Quantum Computing has been a buzzword since the 1980s, but the last decade has seen companies trying to bring the idea to practical applications. In 2019, Google announced that it had created a quantum computing system that could perform complex calculations in a matter of 200 seconds. Same calculations that would have taken a conventional computer, years to finish. IBM conducted a similar experiment, with its own set of claims. However, who was right and who was incorrect is not the discussion here. What’s significant is a quantum leap in Quantum Computing – from theorized papers and concepts to feasible real-world applications.
A quantum computer uses the principles of quantum physics to exponentially expedite computing, leveraging a fundamental difference between quantum and conventional computers. Conventional systems operate on a binary scale and convert all input and output into 0s and 1s. Quantum computing operates on Qubits. In this system, a variable can take the place of 0 or 1. But, along with that, harnessing the superimposition principle, it can also take the value of 0 and 1 simultaneously. This intermediate state helps quantum computers perform computations at a much faster rate.
The quantum computing market is estimated to compound at a CAGR of 34% between 2018 and 2023. While that is a noteworthy forecasted pace, it does not tell the entire story. There is a lot more to the rise of quantum computing than meets the eye.
1. Controlling Qubit Interactions
Designed in a sophisticated manner, modern computing systems do not allow the operations of one Bit to interfere with the operations of another Bit, on the same chip. However, quantum computing systems work differently as the qubits interact with other qubits very frequently. These interactions make it possible for them to render results at a faster pace. Simultaneously, these can also cause significant resource mismanagement and volatility in results.
Companies like Google and IBM, as well as several startups, in the space, are working to solve the problem of volatility in qubit relationships, for businesses, to reap benefits from quantum computing systems.
2. Understanding the Relative Advantage of Quantum Computing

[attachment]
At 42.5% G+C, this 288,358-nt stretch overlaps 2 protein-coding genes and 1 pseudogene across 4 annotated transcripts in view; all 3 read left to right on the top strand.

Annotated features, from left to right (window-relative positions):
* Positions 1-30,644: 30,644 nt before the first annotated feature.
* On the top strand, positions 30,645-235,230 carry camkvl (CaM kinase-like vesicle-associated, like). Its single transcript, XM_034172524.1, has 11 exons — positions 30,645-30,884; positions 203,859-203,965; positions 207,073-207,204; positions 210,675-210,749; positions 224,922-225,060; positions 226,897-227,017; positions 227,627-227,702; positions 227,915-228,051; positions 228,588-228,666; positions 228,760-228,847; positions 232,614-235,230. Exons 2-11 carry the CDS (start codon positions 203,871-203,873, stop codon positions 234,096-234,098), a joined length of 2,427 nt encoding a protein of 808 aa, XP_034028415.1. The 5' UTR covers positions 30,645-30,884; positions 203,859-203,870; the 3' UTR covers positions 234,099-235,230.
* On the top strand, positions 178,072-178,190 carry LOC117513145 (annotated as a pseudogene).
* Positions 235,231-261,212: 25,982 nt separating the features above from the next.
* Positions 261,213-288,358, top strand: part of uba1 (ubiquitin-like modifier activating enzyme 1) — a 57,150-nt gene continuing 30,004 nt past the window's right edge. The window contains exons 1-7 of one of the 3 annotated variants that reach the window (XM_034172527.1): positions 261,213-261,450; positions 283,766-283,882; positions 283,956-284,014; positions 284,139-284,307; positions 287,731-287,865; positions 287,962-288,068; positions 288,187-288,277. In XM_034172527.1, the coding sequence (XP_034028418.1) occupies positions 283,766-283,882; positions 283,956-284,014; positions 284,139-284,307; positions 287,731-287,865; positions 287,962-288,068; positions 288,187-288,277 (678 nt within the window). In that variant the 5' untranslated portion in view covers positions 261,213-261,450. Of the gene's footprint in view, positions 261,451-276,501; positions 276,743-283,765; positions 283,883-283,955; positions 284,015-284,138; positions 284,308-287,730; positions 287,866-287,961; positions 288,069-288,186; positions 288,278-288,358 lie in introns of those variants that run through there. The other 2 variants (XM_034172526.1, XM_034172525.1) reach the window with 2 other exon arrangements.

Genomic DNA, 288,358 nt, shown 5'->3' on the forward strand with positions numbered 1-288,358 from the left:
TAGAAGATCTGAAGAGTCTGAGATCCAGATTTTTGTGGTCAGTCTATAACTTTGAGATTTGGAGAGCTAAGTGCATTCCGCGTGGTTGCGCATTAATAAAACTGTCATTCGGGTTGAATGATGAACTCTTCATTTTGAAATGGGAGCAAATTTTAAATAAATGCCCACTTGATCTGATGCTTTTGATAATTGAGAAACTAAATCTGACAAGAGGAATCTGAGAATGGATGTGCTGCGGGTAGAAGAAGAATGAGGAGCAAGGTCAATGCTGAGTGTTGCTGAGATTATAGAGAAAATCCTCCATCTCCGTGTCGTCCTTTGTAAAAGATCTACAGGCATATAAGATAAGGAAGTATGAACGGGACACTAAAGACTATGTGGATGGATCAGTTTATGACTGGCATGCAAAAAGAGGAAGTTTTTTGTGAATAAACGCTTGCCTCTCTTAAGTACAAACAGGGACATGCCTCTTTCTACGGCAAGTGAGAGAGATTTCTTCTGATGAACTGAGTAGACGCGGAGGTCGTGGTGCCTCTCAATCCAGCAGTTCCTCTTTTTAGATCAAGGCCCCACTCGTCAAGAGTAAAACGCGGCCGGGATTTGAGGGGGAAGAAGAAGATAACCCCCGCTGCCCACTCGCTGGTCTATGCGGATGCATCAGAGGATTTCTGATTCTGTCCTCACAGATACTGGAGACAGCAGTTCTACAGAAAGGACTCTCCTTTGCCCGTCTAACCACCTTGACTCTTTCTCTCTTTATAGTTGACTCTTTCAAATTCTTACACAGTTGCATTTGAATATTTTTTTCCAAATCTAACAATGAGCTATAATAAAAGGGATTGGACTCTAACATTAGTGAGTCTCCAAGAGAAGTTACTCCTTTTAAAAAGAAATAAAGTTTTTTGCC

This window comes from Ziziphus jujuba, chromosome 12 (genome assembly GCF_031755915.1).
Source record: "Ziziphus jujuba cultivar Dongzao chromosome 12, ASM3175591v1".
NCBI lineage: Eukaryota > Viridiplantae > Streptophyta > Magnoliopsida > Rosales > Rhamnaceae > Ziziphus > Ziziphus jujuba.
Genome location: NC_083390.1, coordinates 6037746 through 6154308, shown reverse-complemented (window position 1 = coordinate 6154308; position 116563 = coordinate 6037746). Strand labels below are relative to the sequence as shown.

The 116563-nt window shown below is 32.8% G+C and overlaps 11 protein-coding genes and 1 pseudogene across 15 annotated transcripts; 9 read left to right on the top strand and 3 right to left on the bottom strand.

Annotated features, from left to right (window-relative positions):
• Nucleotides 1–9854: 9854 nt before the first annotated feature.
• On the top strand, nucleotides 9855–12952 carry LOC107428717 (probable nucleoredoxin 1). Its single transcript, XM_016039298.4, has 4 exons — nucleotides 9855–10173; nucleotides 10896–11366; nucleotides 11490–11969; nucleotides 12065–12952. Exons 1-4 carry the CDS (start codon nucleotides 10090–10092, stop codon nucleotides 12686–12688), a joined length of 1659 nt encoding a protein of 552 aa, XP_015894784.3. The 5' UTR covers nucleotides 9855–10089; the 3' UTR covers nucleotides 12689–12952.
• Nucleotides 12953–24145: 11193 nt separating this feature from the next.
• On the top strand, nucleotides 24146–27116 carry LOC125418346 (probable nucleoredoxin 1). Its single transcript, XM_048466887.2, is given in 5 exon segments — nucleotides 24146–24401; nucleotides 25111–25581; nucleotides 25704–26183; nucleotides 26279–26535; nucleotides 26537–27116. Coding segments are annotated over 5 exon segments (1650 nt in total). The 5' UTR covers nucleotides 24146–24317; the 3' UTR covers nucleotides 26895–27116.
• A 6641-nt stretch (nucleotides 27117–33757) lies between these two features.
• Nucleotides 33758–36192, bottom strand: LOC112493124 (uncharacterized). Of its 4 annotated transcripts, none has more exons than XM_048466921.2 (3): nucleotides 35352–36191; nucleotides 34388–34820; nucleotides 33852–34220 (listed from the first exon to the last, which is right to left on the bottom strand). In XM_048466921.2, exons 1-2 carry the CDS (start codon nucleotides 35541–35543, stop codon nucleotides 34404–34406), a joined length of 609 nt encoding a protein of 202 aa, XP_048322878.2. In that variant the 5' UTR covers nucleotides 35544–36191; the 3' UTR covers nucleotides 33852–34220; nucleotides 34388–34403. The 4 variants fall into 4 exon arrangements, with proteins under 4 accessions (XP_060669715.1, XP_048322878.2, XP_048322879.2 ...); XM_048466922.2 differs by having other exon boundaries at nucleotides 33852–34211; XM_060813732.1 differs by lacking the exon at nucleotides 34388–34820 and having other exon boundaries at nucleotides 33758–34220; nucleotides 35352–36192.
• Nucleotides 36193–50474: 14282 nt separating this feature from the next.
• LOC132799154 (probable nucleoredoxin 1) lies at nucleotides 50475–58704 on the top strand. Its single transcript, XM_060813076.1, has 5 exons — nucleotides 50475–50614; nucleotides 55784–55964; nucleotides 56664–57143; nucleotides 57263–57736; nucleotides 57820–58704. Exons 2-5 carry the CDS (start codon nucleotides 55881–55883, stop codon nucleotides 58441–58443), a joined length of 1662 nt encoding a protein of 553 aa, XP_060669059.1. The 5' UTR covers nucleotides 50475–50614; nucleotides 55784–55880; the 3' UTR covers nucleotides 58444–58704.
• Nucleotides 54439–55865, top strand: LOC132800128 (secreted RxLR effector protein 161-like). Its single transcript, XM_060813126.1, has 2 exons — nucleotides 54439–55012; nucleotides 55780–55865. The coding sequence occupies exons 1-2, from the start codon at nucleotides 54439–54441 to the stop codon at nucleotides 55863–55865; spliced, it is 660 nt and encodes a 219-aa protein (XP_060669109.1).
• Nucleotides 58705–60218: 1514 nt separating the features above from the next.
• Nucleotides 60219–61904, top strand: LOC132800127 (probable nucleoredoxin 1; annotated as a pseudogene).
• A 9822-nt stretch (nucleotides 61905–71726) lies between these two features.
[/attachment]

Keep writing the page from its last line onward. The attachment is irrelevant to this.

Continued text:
The underlying advantage is already quite apparent – quantum computers are faster than their conventional counterparts. However, there is a caveat. Quantum computers give outputs in terms of a range of solutions and not the exact solution itself. Conventional computing systems manipulate variables in a manner that allows them to provide a precise answer, even if it is relatively slower than a quantum computing system.
This difference does not render quantum computing systems useless. In fact, it points at the specific use-cases where such systems might be of great help. Any problem where the possible number of solutions is practically infinite or very large to handle can benefit from the use of quantum computing systems that can narrow down a range of solutions.
3. Four Areas of Implementation
Quantum computing will be able to solve real-world problems in four key areas – simulations, optimizations, AI, and prime factorization. Given their computing prowess, quantum computing systems can add more value to processes dependent on these four areas. Molecular structure simulation, high-speed multivariate problem solutions, more efficient ML algorithms, and more effective encryption systems are the applications that will benefit from these developments.
How to Prepare Your Business to Reap Benefits of Quantum Computing?
McKinsey forecasts that given the caveats of quantum computing, material benefits coming from such systems might not be tangible any time before 2030. However, instead of waiting through this time, businesses can take active measures to be ready to capitalize on the arrival of quantum computing systems:
Keep an eye on the industry updates, investments, and startup developments in the context of quantum computing in your industry.
Protect proprietary data and create analytics systems prepared to extrapolate insights from it.
Empower research teams to explore potential implications of quantum computing in the industry, product group, operations, and even within teams.